Patient Care Access News

Patient Goals, Priorities Key for Chronic Disease Management

Chronic disease management hinges on patients making lifestyle changes, not hitting a certain metric.

chronic disease management

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By Sara Heath

- Taking a holistic, patient-centric approach to wellness is crucial to chronic disease management, according to recent research from the Christensen Institute. The paper argues that goal-setting outside of health outcomes will support a path toward better health.

Tackling chronic disease management is a major goal across the healthcare spectrum, primarily because it is such a widespread and costly issue, the researchers said.

“There can be no solution to the healthcare crisis that does not address America’s unchecked epidemic of chronic disease, which afflicts more than half our citizens and consumes 86 percent of the exorbitant $3.2 trillion spent each year on care,” wrote study authors Clayton Christensen, Rebecca Fogg, and Andrew Waldeck.

However, traditional approaches are proving ineffective, the trio said. Healthcare organizations are excellent at acute clinical interventions and treating patients when they fall ill. Acute interventions, coupled with a clinically prescriptive care management plan, are not creating the results the industry wants.

“To prevent and reduce the cost of managing chronic disease, the system must learn to facilitate change in individual behavior, which has the greatest impact on health status of any contributing factor, including healthcare, by a long shot,” the team asserted.

READ MORE: Top 4 Patient Motivation Techniques for Health Improvement

Integrating the “Theory of Jobs to be Done” will help change healthcare organization mindsets to tackle holistic healthcare and lifestyle needs, both of which are far more likely to create patient behavior change than clinical strategies.

The Theory of Jobs states that people only do things (or do nothing) to further their own goals, which individuals set based on their own personal priorities. In most cases, this does not mean hitting a certain metric on a screening or test, but attaining a certain life goal.

“It’s not health that people want, per se,” the authors explained. “Simply educating or reminding them about the negative health consequences of their behavior will not, in isolation, drive required behavior change. It’s something more than health, and something more specific, that people want. They want progress in their lives, as they themselves define it.”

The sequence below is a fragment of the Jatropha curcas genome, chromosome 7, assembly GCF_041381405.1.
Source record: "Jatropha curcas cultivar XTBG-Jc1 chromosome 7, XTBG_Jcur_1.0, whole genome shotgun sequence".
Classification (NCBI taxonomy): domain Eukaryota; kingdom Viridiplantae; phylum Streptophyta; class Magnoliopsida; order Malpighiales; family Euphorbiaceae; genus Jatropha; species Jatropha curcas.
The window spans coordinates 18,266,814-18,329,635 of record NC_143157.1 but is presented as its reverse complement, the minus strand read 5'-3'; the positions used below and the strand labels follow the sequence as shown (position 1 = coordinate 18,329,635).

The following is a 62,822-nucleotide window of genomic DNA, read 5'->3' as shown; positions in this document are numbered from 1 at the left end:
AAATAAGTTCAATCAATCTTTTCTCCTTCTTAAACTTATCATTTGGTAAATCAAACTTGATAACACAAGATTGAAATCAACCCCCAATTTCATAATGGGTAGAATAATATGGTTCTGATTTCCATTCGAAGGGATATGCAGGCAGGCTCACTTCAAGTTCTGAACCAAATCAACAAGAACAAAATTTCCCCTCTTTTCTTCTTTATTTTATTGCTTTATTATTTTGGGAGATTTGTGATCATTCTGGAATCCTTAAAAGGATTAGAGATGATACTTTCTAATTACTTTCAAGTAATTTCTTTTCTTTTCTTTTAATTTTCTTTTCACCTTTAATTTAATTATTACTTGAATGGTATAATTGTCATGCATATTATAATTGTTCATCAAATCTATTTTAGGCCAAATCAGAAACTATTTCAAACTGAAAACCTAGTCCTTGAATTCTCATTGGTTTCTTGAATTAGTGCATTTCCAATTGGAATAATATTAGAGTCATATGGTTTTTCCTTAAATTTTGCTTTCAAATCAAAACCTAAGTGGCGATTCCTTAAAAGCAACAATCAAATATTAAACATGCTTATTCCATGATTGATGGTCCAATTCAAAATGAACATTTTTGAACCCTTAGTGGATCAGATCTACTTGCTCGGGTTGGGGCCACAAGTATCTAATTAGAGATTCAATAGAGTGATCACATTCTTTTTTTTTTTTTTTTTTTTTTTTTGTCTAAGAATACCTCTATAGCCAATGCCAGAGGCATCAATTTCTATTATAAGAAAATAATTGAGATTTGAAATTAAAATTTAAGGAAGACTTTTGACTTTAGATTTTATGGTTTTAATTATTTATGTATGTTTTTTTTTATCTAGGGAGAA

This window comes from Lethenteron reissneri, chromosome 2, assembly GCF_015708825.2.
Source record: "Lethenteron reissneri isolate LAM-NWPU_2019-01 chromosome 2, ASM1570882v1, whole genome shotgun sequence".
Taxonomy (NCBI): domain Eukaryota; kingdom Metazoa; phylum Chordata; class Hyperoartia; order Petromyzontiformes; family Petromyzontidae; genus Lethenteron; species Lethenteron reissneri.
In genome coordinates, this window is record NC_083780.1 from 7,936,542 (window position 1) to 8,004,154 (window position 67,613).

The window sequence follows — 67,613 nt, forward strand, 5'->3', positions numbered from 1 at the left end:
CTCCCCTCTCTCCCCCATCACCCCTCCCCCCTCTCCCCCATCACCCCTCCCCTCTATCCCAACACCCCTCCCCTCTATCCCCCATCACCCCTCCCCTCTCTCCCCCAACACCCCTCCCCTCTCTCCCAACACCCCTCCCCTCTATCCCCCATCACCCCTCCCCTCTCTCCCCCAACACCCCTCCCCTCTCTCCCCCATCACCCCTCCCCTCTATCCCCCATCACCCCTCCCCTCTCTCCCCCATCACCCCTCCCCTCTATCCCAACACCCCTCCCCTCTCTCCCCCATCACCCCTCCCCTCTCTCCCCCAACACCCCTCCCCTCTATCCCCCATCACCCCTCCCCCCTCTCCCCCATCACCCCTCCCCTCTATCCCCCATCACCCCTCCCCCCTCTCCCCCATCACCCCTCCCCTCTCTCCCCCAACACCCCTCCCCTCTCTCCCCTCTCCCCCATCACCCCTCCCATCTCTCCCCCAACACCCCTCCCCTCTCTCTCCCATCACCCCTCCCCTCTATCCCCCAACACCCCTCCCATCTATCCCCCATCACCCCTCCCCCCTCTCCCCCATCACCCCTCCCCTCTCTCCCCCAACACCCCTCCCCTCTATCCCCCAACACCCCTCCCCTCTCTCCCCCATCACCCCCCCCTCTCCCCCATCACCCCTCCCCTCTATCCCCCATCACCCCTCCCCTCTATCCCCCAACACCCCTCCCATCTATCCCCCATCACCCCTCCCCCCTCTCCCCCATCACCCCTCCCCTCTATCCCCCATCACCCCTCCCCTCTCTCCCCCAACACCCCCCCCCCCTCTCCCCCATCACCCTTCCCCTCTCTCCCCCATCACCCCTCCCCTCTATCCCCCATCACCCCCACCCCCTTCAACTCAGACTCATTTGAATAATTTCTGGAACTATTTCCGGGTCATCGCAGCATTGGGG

The theory broadly states that clinicians should not try to push their patients to prioritize their health over jobs – defined as lifestyle goals and needs, not necessarily careers – they are already working toward. Rather, clinicians should work to uncover these jobs and assist patients in accomplishing them using skills and tools that will also better their health.

For example, an overweight patient working to improve in her career as a team manager might take public speaking classes or support her interpersonal skills by personally interacting with her team members. Those active improvements will benefit her health more than sitting and reading about managerial skills, which would likely yield no health benefit.

READ MORE: Overcoming Patient Barriers to Chronic Disease Management

A patient feeling lonely might join an athletic or walking group, or adopt a pet. Those individuals could also choose going on smoking breaks with their colleagues, the authors said, but that would have adverse health effects. It is up to clinicians to guide patients away from making the less beneficial decision.

Designing chronic care management plans around this theory has five key benefits, the authors said: